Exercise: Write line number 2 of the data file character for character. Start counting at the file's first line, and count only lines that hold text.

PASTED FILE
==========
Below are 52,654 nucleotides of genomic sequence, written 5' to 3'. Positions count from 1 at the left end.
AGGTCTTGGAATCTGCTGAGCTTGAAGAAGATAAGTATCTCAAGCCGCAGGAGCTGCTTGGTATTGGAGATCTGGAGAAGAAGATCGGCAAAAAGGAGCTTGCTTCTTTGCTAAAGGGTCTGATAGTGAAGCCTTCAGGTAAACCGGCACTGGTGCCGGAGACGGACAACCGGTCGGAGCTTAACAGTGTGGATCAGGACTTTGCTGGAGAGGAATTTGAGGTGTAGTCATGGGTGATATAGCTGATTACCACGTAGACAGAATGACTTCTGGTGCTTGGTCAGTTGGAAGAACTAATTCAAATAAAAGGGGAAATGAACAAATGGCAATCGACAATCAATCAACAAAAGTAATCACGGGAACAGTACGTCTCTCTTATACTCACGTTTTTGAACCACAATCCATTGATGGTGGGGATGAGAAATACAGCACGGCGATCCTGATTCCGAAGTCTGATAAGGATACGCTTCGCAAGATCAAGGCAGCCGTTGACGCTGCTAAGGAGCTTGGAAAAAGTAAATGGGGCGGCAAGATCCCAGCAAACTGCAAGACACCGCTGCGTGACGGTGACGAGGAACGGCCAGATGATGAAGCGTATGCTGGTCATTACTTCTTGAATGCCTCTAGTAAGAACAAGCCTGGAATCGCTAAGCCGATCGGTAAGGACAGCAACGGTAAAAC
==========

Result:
AGGTCTTGGAATCTGCTGAGCTTGAAGAAGATAAGTATCTCAAGCCGCAGGAGCTGCTTGGTATTGGAGATCTGGAGAAGAAGATCGGCAAAAAGGAGCTTGCTTCTTTGCTAAAGGGTCTGATAGTGAAGCCTTCAGGTAAACCGGCACTGGTGCCGGAGACGGACAACCGGTCGGAGCTTAACAGTGTGGATCAGGACTTTGCTGGAGAGGAATTTGAGGTGTAGTCATGGGTGATATAGCTGATTACCACGTAGACAGAATGACTTCTGGTGCTTGGTCAGTTGGAAGAACTAATTCAAATAAAAGGGGAAATGAACAAATGGCAATCGACAATCAATCAACAAAAGTAATCACGGGAACAGTACGTCTCTCTTATACTCACGTTTTTGAACCACAATCCATTGATGGTGGGGATGAGAAATACAGCACGGCGATCCTGATTCCGAAGTCTGATAAGGATACGCTTCGCAAGATCAAGGCAGCCGTTGACGCTGCTAAGGAGCTTGGAAAAAGTAAATGGGGCGGCAAGATCCCAGCAAACTGCAAGACACCGCTGCGTGACGGTGACGAGGAACGGCCAGATGATGAAGCGTATGCTGGTCATTACTTCTTGAATGCCTCTAGTAAGAACAAGCCTGGAATCGCTAAGCCGATCGGTAAGGACAGCAACGGTAAAAC